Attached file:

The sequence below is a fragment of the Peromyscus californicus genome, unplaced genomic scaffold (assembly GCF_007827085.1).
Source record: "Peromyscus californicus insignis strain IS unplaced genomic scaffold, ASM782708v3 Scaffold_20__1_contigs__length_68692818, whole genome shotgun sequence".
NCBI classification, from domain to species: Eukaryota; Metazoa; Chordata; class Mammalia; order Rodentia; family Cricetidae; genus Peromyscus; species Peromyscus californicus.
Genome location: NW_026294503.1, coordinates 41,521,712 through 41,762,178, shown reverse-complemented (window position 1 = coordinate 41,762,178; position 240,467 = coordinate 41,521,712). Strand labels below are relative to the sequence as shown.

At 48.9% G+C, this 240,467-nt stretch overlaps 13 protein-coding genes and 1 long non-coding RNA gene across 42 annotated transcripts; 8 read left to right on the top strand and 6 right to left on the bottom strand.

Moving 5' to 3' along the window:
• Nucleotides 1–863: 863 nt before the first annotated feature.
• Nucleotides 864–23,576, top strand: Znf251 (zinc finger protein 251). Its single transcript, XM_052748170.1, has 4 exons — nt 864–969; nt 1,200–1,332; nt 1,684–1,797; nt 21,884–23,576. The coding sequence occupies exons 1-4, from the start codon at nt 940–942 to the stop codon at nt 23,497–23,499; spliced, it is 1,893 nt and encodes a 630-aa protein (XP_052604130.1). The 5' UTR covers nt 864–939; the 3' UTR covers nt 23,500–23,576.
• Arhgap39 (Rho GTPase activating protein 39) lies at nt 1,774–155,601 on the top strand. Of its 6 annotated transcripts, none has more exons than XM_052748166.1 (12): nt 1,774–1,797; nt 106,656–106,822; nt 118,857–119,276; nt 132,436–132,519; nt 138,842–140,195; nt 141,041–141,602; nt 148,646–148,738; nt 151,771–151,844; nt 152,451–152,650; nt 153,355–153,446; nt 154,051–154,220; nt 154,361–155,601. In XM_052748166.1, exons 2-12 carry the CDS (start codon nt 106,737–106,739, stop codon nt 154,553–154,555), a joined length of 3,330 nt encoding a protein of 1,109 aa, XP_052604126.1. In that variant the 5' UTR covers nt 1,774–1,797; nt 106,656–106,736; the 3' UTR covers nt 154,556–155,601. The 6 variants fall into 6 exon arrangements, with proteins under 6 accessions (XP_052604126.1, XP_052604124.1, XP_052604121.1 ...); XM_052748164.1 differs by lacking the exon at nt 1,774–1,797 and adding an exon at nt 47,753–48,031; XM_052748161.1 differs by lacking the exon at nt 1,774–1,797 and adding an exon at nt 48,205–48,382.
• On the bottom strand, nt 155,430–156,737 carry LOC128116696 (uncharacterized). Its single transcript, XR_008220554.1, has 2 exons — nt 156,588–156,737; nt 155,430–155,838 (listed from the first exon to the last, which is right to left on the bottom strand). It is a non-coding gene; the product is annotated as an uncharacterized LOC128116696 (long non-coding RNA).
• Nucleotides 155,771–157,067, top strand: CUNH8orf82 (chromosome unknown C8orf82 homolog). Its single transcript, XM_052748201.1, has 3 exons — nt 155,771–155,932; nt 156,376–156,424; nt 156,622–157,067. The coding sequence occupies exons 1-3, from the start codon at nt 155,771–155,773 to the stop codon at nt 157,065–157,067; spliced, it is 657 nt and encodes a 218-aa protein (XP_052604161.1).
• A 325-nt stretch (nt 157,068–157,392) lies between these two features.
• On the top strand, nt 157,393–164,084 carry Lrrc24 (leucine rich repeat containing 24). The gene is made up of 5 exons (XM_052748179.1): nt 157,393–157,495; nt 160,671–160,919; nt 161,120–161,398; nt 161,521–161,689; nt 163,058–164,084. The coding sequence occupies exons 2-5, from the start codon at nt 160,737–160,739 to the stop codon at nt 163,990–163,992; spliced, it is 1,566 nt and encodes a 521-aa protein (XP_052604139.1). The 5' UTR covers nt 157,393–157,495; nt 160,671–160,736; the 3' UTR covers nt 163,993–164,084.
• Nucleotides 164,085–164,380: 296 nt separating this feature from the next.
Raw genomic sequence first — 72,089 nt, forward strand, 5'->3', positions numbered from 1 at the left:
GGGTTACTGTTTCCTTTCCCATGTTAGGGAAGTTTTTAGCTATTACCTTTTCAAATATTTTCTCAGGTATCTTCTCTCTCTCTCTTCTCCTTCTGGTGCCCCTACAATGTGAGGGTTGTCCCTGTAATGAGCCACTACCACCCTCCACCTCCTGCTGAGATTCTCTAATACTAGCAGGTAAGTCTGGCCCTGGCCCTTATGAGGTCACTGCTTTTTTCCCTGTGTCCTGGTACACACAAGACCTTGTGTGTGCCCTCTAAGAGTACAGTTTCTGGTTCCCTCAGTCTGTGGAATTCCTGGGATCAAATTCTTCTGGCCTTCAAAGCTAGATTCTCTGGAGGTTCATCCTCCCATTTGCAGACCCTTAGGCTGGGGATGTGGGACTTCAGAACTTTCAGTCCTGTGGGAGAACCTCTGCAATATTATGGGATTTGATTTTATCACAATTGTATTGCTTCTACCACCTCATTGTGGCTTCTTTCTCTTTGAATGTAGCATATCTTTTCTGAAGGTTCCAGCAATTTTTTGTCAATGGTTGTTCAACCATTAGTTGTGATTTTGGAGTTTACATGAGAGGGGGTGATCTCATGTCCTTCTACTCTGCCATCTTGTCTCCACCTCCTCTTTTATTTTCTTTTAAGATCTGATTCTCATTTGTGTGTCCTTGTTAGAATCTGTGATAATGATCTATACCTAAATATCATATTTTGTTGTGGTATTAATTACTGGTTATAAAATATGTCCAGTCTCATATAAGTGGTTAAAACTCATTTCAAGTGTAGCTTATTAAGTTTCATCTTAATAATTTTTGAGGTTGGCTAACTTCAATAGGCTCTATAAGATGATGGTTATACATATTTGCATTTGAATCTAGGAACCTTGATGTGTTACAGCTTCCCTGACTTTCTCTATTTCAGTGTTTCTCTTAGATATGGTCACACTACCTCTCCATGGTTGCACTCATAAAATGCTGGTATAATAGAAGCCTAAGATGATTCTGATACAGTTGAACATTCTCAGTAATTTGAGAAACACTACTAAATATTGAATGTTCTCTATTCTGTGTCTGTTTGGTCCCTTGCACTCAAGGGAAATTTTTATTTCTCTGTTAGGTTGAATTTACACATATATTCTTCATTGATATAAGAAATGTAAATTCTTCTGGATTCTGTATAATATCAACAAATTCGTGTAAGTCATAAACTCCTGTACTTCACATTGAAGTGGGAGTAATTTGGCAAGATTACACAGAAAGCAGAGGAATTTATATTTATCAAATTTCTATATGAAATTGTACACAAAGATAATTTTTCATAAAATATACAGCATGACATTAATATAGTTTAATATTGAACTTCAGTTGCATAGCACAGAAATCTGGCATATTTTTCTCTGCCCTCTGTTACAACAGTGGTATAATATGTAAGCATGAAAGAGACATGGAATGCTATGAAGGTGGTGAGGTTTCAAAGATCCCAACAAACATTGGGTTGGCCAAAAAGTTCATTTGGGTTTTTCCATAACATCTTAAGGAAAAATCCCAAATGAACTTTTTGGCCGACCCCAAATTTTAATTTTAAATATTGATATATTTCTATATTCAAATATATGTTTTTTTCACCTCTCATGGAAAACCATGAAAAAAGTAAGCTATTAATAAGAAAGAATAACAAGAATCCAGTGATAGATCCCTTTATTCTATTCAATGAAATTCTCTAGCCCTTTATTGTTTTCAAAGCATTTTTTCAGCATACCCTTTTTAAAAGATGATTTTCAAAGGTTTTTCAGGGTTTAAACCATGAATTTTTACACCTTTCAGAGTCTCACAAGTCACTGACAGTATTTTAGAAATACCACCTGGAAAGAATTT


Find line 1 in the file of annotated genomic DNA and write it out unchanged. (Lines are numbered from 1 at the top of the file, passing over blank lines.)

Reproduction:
The sequence below is a fragment of the Peromyscus californicus genome, unplaced genomic scaffold (assembly GCF_007827085.1).